But you may also want to engage in other ways of reflecting. You might want to, for example, keep a reflective journal. Quite a lot of experienced leaders will use their journey home at the end of the day, whether by train or car or whatever, to just reflect on the day's events, and to think quite critically of themselves. How did I do in that? Did I put across this idea in the right way? Could I have been kinder or more diplomatic to that person? Should I have been firmer with somebody else? How far are we with the task that we're trying to achieve?
So that sense of self-reflection is very good.
And then, in addition, you may want to draw in other people to help you in your self-reflection. Maybe you have somebody who can act as a mentor to you. Or maybe you have a coach. Or you might want to participate in an action learning set around leadership to help you go over and reflect on and analyse situations that you've been in, so that you can try and improve for the next time.
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There are many things that can impact on your own leadership ability, from being forced to lead on a vision you don’t share, to a lack of confidence in your own skills and abilities and a feeling of being out of your depth. Sometimes you might just have a bad day!

Many leaders find coaching and reflection invaluable tools for reviewing their actions.

This part of the course is designed to help you recognise the wrong behaviours and consider more rewarding or successful alternatives. The leadership journal you started in Week 3 will also be a useful tool. Use it to identify where you might be going wrong and to consider ways to improve.

If you feel your leadership isn’t going well, Professor Hartley has the following advice.

Download this video clip.Video player: lf_1_video_week4_hartley_b.mp4
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Transcript

JEAN HARTLEY:
If you feel your leadership isn't working very well, then you may need to analyse the situation the best you can initially to try and work out what kind of help might be useful for you. But it may be good to draw in other people, as well, to help you think about what is going wrong here.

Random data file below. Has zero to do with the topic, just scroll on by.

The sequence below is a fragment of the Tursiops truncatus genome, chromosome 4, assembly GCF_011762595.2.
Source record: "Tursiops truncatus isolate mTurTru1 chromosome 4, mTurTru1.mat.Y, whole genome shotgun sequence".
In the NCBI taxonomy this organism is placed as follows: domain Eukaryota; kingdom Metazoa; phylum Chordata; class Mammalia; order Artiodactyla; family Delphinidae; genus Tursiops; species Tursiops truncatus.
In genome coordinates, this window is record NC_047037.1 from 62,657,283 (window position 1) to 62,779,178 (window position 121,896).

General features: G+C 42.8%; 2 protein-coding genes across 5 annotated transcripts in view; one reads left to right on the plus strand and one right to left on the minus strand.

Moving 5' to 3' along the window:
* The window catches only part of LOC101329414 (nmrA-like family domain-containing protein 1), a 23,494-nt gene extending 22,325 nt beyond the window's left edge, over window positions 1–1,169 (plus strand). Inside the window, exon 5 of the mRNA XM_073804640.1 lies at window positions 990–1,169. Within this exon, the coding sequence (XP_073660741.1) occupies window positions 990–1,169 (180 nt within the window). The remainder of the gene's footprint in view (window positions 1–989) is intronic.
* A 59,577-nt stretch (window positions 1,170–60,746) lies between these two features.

To take the first example, it may be that you are aware that, for example, somebody gets under your skin. And you tend to be more irritable with that person than, perhaps, with other members of the team. So you might want to think about- would that be something that's worth taking to my coach? Can I think about ways to not get irritated by that person? Find a different way of working with them, or whatever.
Maybe it's, actually, you analyse that it's more technical skill that you need. Maybe you need to understand this subject more. Or you need to understand your team members more. And that would indicate that you might need to read up on something. Or you might need to spend more time with those team members to understand them and their work. So, there's probably quite a lot you can analyse yourself.
But there may also be situations where you can't quite put your finger on what isn't working. Or you think it would be very helpful to have another view on yourself and what you're doing. And, in that situation, finding a really good, trusted friend who can listen well and ask questions well. Or go and talk to a mentor. Or actually read around the subject, as well. Any of these may be quite helpful. And you may need to try more than one thing.
A lot of things that we find difficult as leaders do take months, even years, to get better at. So it's a question of- there's an expression, isn't there- fall down seven times, get up eight. And it's a question of just having another go and being kind to yourself in the process. Nobody's perfect. Every leader has flaws. So, how can you be kind to yourself and try and just get better without beating yourself up about it?
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In Section 2 you’ll explore some of the different types of poor leadership in more detail.